"For extraordinary heroism in connection with military operations against an armed enemy while serving as Pilot of a P-40 Fighter Airplane in the 21st Pursuit Squadron, 24th Pursuit Group, FAR EAST Air Force, while participating in a bombing mission against enemy Japanese surface vessels on 2 March 1942, over Subic Bay, Philippine Islands. On this date Captain Dyess hung a 500-pound bomb with a jury-rigged bomb release on a P-40 and, with three other pilots, bombed and strafed Japanese shipping in Subic Bay. Three times that day he braved heavy flak, destroying or damaging several small vessels, warehouses, and supply dumps. The personal courage and devotion to duty displayed by Captain Dyess on this occasion have upheld the highest traditions of the military service and reflect great credit upon himself, the Far East Air Force, and the United States Army Air Forces."
Details: Headquarters: U.S. Army Forces in the Far East, General Orders No. 39 (1942).
Rank: Major
Unit: G-3 110th Guerrilla Division, Philippine Guerilla Forces
Awarded on: 1943
Action: Place and date action: Philippines, 4th April - 20th July 1943.

"For extraordinary heroism in connection with military operations against an armed enemy while serving with Philippine Guerilla Forces during the period 4 April 1943 through 20 July 1934. Major Dyess was one of ten men including two Naval Officers, three Air Corps Officers, and two Marine Corps Officers who escaped after nearly a year in captivity after the fall of Bataan and Corregidor. The ten men evaded their captors for days until connecting with Filipino Guerillas under Wendell Fertig. The officers remained with the guerillas for weeks, obtaining vital information which they carried with them when they were subsequently evacuated by American submarines. Their escape was the only mass escape from a Japanese prison camp during the war. The personal courage and devotion to duty displayed by Major Dyess during this period have upheld the highest traditions of the military service and reflect great credit upon himself, the Prisoner of War, and the United States Army Air Forces."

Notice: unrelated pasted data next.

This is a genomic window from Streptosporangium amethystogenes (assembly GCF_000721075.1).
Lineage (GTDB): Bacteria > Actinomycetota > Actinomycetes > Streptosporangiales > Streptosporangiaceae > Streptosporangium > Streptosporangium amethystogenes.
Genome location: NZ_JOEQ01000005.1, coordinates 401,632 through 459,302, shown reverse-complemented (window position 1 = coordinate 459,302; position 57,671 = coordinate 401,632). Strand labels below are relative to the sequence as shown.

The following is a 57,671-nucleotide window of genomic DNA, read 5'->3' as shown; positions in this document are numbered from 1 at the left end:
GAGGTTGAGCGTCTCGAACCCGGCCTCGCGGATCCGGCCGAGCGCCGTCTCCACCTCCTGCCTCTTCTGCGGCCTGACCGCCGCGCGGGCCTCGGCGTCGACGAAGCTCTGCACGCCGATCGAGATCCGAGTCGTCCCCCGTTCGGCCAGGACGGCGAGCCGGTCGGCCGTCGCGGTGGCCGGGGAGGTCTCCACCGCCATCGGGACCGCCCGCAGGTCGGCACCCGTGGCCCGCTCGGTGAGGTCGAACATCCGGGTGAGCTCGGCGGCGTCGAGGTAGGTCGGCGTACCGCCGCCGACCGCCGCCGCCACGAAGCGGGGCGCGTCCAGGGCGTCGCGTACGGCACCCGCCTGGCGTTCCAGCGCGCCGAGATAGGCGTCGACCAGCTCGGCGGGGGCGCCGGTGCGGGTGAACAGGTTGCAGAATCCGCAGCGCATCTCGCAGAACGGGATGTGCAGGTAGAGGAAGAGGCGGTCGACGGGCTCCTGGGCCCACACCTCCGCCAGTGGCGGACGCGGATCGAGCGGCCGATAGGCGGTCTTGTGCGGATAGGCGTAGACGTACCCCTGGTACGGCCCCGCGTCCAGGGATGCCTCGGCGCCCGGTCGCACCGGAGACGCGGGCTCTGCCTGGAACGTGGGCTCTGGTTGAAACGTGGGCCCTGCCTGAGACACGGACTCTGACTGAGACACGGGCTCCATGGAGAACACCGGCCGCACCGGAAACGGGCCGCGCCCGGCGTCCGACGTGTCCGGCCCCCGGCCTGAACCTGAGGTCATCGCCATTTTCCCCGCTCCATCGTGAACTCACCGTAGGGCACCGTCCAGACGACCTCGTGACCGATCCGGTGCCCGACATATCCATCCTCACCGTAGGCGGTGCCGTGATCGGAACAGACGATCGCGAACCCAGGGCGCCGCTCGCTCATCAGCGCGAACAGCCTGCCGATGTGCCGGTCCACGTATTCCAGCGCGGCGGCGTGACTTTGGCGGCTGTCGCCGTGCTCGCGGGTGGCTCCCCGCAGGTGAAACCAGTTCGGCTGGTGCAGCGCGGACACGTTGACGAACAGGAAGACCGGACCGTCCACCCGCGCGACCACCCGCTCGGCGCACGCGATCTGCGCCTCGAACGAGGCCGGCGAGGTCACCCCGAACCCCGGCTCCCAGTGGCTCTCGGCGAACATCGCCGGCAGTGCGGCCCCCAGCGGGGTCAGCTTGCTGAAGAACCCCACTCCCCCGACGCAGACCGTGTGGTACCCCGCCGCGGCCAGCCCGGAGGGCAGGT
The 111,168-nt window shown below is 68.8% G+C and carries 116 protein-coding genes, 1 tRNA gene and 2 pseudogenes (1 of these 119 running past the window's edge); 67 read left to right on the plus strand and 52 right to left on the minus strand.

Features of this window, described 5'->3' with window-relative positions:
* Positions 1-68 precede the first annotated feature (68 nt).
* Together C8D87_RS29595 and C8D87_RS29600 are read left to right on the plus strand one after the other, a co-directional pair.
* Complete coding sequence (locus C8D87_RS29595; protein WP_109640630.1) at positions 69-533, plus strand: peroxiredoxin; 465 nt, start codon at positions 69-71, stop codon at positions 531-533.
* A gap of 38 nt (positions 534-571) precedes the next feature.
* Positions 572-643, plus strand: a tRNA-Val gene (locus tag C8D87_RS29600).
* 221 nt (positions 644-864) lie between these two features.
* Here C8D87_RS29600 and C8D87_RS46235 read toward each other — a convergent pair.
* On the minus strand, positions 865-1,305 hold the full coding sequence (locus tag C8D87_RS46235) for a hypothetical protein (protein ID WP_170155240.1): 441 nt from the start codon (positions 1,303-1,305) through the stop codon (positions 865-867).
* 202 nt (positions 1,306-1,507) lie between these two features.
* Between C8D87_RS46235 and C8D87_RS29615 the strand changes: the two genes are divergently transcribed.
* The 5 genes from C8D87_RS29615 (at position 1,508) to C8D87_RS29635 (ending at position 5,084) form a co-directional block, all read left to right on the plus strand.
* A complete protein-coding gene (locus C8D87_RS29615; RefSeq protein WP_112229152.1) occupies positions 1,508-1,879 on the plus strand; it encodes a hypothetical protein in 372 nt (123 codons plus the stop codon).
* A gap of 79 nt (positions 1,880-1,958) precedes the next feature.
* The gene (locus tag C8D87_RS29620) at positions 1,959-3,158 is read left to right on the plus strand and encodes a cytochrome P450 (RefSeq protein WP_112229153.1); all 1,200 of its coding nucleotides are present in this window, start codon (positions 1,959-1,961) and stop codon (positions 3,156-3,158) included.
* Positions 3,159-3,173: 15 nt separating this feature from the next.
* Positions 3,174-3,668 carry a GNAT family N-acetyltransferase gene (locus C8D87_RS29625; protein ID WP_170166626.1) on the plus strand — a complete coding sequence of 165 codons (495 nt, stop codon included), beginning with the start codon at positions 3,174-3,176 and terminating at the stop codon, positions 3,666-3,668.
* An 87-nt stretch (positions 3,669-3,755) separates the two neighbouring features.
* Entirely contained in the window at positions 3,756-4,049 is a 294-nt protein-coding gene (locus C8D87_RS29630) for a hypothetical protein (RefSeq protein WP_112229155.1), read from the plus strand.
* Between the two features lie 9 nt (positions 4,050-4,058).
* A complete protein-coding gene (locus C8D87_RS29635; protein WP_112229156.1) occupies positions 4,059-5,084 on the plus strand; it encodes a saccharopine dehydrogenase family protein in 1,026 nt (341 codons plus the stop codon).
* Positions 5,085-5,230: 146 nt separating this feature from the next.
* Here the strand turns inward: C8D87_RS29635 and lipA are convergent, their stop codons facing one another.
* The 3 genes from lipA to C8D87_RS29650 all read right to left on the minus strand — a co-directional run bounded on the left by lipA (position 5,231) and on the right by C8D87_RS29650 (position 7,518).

Details: Second DSC awarded as a bronze oak leaf cluster to be worn in the ribbon of the first DSC.
Headquarters: U.S. Army Forces in the Far East, General Orders No. 46 (1943).
Rank: Lieutenant Colonel
Awarded on: February 7th, 1944
Action: Place and date action: Burbank, Caligornia, 22nd December 1943.

"For heroism involving voluntary risk of life not involving conflict with an armed enemy, at Burbank, California, on 22 December 1943, by crash landing his airplane in a small vacant lot in order to avoid hitting civilians traveling on a broad road where a comparatively save landing could have been made. This act of self-sacrifice resulted in the death of Colonel Dyess."
Details: Department of the Army, General Orders No. 11, (February 7, 1944).
Awarded posthumously.
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Picture source:   - Bill Gonyo
Information source(s):   - The handbook of Texas online
- Home of Heroes
- Military Times Hall of Valor